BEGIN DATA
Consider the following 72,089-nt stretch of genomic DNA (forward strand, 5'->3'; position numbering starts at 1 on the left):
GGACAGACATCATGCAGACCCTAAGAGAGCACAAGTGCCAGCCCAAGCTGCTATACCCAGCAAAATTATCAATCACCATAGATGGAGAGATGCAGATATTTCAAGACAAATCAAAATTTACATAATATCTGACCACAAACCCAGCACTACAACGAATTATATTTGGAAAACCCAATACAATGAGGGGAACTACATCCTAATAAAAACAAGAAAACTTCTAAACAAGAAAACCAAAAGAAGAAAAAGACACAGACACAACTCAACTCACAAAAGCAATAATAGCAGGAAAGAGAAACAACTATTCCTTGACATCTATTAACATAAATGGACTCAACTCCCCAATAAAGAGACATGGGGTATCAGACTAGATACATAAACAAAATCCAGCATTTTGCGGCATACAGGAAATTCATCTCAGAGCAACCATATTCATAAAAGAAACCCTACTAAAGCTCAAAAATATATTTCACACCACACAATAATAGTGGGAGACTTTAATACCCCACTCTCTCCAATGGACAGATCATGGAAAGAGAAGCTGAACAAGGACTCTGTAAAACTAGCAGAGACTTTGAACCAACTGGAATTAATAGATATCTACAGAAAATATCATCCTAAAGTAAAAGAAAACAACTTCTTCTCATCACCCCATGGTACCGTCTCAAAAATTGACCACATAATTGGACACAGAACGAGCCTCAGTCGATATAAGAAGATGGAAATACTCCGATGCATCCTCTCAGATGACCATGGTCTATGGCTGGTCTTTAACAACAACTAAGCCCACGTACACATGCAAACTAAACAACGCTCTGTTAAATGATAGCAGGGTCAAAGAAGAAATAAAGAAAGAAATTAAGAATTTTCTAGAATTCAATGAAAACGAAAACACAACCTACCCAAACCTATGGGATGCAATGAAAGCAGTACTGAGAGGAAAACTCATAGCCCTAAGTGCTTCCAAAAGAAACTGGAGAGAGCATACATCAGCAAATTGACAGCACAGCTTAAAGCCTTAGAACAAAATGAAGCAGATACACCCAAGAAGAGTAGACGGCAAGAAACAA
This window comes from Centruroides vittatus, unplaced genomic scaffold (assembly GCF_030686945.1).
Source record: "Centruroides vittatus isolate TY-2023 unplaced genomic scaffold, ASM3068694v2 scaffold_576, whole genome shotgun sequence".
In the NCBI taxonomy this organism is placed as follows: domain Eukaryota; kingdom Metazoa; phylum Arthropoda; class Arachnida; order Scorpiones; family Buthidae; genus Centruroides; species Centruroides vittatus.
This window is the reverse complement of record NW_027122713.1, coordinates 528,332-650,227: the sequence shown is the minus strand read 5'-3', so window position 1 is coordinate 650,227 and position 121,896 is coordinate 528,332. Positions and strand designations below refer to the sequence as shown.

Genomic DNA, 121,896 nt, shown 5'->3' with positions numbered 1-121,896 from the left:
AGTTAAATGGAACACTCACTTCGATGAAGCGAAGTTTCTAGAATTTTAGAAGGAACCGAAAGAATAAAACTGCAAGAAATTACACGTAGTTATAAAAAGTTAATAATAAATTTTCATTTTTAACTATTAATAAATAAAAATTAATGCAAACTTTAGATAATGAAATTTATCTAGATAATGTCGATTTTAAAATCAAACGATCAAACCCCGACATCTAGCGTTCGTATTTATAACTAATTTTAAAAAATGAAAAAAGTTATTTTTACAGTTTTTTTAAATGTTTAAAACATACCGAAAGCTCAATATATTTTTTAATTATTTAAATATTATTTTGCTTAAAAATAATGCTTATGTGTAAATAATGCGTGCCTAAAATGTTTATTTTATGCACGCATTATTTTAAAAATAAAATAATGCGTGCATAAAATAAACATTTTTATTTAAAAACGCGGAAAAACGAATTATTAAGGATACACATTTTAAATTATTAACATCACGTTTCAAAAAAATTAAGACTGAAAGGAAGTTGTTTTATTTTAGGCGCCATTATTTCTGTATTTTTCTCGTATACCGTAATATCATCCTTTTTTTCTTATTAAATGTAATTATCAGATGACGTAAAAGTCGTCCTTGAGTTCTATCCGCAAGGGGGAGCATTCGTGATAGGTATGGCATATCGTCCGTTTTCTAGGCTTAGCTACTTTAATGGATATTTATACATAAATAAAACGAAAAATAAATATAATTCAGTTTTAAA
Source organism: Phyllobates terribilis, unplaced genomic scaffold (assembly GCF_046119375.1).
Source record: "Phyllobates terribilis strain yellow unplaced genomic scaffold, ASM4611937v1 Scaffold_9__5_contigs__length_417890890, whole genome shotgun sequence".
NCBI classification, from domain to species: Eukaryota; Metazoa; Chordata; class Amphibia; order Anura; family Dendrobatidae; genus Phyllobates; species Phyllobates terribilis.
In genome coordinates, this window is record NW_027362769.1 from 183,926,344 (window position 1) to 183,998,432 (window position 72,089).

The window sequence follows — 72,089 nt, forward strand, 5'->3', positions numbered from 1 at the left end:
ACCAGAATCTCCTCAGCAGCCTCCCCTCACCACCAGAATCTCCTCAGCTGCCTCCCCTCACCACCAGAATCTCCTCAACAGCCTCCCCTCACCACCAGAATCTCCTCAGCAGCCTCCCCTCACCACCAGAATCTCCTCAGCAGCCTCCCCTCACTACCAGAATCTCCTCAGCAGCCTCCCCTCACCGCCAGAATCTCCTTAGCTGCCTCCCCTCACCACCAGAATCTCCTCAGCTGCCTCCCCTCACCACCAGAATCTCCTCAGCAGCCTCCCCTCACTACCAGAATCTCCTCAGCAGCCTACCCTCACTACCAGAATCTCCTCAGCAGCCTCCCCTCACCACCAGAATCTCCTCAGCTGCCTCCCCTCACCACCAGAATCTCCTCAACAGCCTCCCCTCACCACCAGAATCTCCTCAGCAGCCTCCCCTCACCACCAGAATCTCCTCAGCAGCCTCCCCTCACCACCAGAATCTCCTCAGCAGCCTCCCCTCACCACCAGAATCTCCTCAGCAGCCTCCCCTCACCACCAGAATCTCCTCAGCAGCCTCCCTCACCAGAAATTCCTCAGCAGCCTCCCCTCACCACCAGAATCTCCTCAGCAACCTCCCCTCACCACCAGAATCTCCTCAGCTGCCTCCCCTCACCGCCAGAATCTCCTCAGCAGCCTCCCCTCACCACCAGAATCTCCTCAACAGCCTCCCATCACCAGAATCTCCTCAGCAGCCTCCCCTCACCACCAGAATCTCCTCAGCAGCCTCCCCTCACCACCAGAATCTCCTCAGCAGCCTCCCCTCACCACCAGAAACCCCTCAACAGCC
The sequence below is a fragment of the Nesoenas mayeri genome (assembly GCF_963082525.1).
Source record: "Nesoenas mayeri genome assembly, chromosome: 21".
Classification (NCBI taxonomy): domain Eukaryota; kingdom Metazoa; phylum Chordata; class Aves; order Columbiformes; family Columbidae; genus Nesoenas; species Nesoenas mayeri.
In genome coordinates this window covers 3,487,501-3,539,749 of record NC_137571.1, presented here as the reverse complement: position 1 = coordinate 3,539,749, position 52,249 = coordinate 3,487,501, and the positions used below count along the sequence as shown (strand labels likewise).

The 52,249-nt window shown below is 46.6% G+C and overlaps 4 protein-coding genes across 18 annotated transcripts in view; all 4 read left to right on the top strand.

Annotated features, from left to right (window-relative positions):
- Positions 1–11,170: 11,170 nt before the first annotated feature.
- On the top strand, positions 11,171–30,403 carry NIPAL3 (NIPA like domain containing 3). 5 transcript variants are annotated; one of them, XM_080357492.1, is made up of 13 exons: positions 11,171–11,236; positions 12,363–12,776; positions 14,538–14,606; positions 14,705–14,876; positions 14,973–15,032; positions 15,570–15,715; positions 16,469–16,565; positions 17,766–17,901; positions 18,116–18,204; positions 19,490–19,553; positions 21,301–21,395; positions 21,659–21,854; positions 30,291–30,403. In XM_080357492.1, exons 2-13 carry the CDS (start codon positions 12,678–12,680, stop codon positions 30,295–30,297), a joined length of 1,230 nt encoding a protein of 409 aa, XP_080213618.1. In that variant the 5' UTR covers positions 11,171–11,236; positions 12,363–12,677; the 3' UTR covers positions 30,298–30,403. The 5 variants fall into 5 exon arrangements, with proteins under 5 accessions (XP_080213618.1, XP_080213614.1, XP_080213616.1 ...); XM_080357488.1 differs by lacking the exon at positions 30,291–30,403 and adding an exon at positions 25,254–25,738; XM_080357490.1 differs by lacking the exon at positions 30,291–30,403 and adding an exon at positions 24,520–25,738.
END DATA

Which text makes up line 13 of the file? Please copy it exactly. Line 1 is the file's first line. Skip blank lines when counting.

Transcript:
The window sequence follows — 72,089 nt, forward strand, 5'->3', positions numbered from 1 at the left end: